The GB Album Club 037 - We Like It Here by Snarky Puppy

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unclejam23

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Duders! Welcome to the 37th edition of the Unofficial Giant Bomb Album Club! Last week, we did prog. The week before, we did prog. The week before that... prog. (Really, prog inspired post rock, but that's a distinction most people won't bother to make.) This week, dare we do more prog? The answer: Kinda? Yes, progressive jazz is a thing, but then we can debate whether jazz should really be thought about that way blah blah blah blah nerdy genre bullshit. Whatever. This week, our album is We Like It Here by Snarky Puppy! It was chosen by our very best of friends @justin258, and you can listen below with these links:

Spotify

Apple Music

Youtube

And as this is our first live album(!), you can watch the performance here: https://www.youtube.com/watch?v=z4IrNFUaEg0&t

Here at the Unofficial Giant Bomb Album Club, we gathered in a Discord and made a pool of random albums from which we choose one at random every week to listen to and discuss! If you want to submit an album, you can do so at our Discord! It may seem like the theme is prog, but believe it or not, this has all been a coincidence. Rather, there is no theme this time, so submit whatever you damn well please!

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unclejam23

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Found myself a bit up and down with this one.

There's a particular sect of jazz that I've never really responded to, which is jazz that's basically an excuse for every member of the band to noodle while everyone else keeps the rhythm going. The kind of jazz that takes the improvisational aspects of the genre so much to heart that it blocks out everything else. Intent. Vision. A sense of purpose other than to make the function the form.

To be clear, this album doesn't do that. But it isn't as far from it as I'd like it to be. Moreover, and this is a related complaint in my head, I would say that my biggest issue with this album is that it takes too long for it to start exploring new ideas. The first half stays in a particular pocket, and while it brings in a creative element or two (I'm a sucker for a good vocorder), I kept waiting for it to take off and I was about to give up hope.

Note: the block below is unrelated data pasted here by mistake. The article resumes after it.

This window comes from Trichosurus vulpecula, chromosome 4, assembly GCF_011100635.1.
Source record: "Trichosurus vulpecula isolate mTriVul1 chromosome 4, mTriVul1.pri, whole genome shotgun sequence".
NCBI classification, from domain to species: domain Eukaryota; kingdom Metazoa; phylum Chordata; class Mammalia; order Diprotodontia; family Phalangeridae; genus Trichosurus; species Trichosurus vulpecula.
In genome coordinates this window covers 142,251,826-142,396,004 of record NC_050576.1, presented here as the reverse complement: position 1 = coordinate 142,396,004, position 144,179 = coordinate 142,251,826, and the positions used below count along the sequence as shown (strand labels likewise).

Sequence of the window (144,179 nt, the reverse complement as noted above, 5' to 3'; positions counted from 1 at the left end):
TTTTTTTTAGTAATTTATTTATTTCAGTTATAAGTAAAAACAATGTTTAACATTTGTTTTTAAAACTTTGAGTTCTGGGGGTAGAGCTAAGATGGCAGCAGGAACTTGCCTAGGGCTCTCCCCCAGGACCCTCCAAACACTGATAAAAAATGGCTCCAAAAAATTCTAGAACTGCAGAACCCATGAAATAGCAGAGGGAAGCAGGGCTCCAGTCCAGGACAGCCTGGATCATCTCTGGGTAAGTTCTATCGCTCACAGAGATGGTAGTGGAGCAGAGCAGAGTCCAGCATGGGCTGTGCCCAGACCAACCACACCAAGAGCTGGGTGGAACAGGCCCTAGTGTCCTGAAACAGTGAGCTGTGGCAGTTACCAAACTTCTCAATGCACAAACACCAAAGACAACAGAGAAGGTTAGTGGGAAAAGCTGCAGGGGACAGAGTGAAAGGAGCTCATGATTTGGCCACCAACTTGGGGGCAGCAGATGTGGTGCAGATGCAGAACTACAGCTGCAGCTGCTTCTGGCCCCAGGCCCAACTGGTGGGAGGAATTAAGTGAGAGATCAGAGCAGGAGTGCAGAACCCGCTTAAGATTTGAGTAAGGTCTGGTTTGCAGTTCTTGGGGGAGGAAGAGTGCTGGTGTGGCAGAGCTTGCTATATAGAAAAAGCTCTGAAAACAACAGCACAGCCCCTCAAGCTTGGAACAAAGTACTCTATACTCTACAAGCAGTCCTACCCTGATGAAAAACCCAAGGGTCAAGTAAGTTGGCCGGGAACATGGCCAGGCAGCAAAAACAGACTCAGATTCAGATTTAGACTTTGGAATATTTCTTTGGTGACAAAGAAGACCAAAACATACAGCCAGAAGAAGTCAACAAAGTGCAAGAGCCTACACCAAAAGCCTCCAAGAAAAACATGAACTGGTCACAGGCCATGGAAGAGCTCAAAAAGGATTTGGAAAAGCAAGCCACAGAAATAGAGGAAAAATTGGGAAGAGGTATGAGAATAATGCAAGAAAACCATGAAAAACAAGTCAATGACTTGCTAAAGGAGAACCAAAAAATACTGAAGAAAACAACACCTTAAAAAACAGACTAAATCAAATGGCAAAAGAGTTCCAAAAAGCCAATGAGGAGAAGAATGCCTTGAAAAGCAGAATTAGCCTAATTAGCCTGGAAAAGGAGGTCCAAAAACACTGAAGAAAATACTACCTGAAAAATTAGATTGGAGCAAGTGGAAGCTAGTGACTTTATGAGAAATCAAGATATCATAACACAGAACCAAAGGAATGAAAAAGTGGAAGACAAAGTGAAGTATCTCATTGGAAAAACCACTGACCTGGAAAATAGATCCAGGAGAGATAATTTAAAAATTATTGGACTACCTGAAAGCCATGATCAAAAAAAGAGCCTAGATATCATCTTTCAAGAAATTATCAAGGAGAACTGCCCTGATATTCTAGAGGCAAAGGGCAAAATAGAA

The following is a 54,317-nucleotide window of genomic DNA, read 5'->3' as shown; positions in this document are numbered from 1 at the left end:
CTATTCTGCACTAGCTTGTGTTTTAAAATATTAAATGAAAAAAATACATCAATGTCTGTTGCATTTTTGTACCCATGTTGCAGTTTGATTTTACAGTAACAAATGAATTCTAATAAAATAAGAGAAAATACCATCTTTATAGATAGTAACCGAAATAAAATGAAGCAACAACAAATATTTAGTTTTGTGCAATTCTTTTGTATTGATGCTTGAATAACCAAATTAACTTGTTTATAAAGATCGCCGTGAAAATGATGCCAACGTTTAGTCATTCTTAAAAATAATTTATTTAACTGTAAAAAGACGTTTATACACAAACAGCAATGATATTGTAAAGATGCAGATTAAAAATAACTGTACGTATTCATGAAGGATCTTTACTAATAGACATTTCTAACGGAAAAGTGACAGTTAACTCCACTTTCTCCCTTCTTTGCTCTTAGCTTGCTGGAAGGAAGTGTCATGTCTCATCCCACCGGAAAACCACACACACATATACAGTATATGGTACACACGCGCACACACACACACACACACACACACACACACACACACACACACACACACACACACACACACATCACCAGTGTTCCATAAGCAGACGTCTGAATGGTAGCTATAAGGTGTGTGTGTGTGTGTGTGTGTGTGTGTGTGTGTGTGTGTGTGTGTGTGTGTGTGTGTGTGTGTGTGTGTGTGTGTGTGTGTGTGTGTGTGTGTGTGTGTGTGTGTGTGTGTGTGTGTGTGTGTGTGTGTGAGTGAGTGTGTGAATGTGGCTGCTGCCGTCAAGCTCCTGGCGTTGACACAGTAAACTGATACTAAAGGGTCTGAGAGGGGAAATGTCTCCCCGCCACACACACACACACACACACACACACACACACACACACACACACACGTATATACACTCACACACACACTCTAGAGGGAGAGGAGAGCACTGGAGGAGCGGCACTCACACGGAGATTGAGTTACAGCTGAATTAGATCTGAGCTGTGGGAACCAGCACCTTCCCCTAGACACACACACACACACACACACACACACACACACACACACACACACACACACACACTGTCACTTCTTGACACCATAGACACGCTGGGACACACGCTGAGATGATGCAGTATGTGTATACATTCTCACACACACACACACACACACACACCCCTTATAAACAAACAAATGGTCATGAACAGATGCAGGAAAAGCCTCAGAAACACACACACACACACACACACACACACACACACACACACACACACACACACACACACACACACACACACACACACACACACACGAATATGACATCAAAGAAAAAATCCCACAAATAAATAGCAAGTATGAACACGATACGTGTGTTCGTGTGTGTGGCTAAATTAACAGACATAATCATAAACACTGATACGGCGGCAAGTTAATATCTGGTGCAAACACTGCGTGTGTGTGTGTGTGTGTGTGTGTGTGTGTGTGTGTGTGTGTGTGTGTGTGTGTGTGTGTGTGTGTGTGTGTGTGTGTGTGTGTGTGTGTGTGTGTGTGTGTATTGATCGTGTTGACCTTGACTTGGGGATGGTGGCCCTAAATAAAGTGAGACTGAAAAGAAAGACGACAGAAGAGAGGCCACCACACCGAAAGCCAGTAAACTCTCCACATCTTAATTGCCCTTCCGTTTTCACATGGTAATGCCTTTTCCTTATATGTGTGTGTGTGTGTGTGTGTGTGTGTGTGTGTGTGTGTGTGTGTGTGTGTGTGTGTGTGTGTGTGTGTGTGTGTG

Then the back half of the album starts.

That's when I got it. The band starts exploring way more out there palettes and switching things up, and it allowed me to not only see that there was intent behind these compositions, but I could even tell what said intent was. Simply put, this is where the connection was forged between the music itself and my emotionality, and I put my knives down and started enjoying myself.

I like my jazz a bit weirder. Also, full disclosure, I was a bit miffed because @justin258 said in the discord that it was between this and Mingus, so I couldn't help but compare this album to Mingus a lot. (I'm petty sometimes! I'm sorry!) But I can listen to Mingus whenever I want. This is a great album once it leaves the ground.

Favorite Songs: "Kite," "Outlier," "Tio Macaco"

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redwing42

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My favorite type of jazz is the songs that take me on a journey, be it to a Caribbean island, a smoky lounge, or the intro of Cowboy Bebop. While this album was pleasant to listen to, it rarely took that further step to really transport me. "Tio Macaco" was really the closest to this feeling for me. Maybe it was too close to the ensemble jazz that I used to play in my teens (not that I was at all on this level). I saw this as a slightly divergent evolution of the classic ensembles led by Count Basie and Duke Ellington. Different in substance, but a similar foundation. So again, it was pleasant enough, but it just didn't take me away like I want my jazz to do.